Narration or writing style is selected in the first few words. Depending on the concept of your story, you can choose the tenses and recitation. Conversing and rehearsing the dialogues is a great way to check which way sounds apt.

Then, ask for opinions. What you miss out on might cringe the other. Once done, you can set the tone, voice, POV, diction, etc.

You can’t jump out of this loop.


5. Mimesis and Diegesis

 Remember show and tells from childhood? Everyone wanted to stand out.

Despite what your classmate brought, you’d always be appreciated for your pick. Why? Faith. Every writer has confidence in their capabilities to write and conceptualize idea that doesn’t let them sleep at night.

However, we require the subtle knowledge of Mimesis (to show) and Diegesis (to tell). What was the purpose behind switching places? Let’s find out:


This is a representation of reality in literature where the author will show rather than tell—it is also a widely popular concept in movies where flashbacks are used instead of narrations to delve into plot lines.


The storyteller tells the tale. Here, the narrator describes thoughts and actions that the audience must emphasize. For the longest, diegetic building blocks have pillared for the fictional world to represent a story. Stylistic elements, however, stage out the storytelling phenomenon.

Diegesis filters out the action potential in a story. So, from the start of a story, there is an authoritative touch.

It is an excellent cue to the voice of the writer. Many readers can decipher the dialect of the author from diegesis.

Therefore, begin writing a story with an emphasis on diegesis.

Mimesis Vs. Diegesis

If you want to start a book by showing more than talking about a specific concept, that’s Mimesis. This way, your means of action is sanctioned fully. Though, if your story was begun by a narrator, you will require a particular character, invisibility, and an omniscient tone to justify a diegetic tone.

Your narrator speaks from the Outside.

Therefore, these sound more like comments on the characters’ choices, actions, and preferences. It’s a great way to make your audience opinionated without any action.

Presently, you are toggling between the options to stay with or without the filter of opinions. So, to justify an opening by finding it good or bad is a misnomer because the variable choices of diegesis and mimesis tone out the style of your book.

If you start a story with diegesis, there is a pervasion of all aspects of storytelling. It is visible and unignorable.

What is the downside to a diegetic story?

The plot paces faster in the stylism and slows way too down in the concepts. This irregularity can get a tad bit annoying for the readers. 

6.  …And Finally

If you have reached this far, you are most likely looking for a few tips to finalize your set of advice.

Bear in mind,

You can be a great writer and still be an awful storyteller. And how is that? Every expression comes with its beauty. Literary expressions set directions for the readers. This answers the most famous question,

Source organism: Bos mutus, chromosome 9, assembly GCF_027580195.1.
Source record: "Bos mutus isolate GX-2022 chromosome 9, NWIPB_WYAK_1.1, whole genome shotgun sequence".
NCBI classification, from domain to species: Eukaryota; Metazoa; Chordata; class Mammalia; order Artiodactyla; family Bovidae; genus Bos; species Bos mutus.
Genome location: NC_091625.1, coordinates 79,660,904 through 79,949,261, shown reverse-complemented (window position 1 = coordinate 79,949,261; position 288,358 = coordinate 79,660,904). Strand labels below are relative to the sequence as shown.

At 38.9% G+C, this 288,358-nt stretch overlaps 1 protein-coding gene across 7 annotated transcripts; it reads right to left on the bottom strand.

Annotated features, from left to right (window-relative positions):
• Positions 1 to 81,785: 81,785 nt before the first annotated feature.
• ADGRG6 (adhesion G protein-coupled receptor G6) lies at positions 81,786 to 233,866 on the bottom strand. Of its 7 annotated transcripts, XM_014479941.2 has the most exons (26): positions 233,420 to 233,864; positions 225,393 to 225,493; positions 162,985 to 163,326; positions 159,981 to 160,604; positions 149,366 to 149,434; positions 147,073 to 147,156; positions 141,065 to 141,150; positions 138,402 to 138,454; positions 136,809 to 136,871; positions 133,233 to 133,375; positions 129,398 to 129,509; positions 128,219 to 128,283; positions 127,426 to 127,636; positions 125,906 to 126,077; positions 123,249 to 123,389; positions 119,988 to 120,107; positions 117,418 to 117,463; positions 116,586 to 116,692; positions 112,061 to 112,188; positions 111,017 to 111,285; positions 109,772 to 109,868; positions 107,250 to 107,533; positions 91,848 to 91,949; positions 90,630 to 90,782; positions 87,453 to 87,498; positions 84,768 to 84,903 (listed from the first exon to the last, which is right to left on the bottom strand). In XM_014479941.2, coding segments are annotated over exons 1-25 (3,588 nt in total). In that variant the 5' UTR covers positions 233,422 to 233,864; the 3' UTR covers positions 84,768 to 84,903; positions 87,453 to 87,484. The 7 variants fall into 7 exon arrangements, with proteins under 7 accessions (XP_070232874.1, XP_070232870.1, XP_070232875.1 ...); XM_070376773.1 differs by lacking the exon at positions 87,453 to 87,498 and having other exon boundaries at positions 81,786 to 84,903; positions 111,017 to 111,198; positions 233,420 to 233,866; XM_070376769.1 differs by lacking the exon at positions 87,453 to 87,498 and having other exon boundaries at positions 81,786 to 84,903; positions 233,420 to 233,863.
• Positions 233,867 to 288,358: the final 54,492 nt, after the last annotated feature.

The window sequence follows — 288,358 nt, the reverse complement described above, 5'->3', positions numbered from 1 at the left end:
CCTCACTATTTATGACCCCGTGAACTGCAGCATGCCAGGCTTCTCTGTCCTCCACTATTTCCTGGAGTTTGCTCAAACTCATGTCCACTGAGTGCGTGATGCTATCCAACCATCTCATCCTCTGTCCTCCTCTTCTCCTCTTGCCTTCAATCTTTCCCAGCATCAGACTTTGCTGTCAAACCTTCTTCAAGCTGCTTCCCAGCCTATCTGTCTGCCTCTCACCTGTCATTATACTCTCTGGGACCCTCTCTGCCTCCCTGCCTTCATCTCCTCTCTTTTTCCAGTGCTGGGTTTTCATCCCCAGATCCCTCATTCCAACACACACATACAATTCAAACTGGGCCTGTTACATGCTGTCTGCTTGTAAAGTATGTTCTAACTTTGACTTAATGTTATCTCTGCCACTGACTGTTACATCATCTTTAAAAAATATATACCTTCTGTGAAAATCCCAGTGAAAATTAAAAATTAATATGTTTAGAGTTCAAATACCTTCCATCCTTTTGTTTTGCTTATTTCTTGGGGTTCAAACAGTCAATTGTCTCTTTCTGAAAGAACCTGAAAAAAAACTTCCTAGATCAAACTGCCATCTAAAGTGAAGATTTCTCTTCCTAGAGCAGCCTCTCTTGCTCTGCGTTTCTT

‘Why was their piece better than mine?’

When you craft a story, ensure you are hiking on this mountain with the right does on. These shoes, when put on from the beginning, will only take you up with no constraints. Hence, if you’re planning to write a book with an excellent opening, find the right shoes.

Castles in the Air

Any story that shows the six elements of fiction can win. But not every story has an opening line printed in newspapers and gets metaphorical recognition.

If you think you are great at storytelling,

Jot down the plan about all the good ways to start a story. Start with the summary of the plot. Jump on the theme – in a word or two. Next, describe the concept. From this point onwards, select the statement for the theme.

You are first left with the setting—including the place, time, location, and spot. Then, the characters. Be very peculiar about relating, selecting, and describing the characters in this section beforehand.

This leads you to the final part of the plan,

Conflict, style, voice, tone, and POV. You might want to stay in this section for a bit longer. Sometimes, writers prepare manuscripts and then consult ghostwriting services to devise a plan for them, which works well, too. The story plan then helps figure out the plot holes.

Winding Up

Let’s go back to the playball and check if we answered:

How to begin a story?

Writing a good story is not as simple as bestselling authors say in their press releases. But it is not impossible either. To avoid discrepancies, choose the characters, themes, and scenes judiciously.

Once done, get focused on the narrative direction.

Unpacking your character’s turmoil in the opening can sound distressing. Making it look interesting sounds even worse. Experiment with different openings and seek advice. You are always searching in the vicinity of the treasure, sometimes with the wrong team.

Find a company that uplifts you to write, delete, and have the confidence to write again, better. This way, your story will become a referential resource to many others in the same genre.

Never stop believing; sometimes, the best stories are pen-downed amidst the worst situations. If you want your draft to stand out, make sure it is something you pick from the bookshelves amid a hundred options.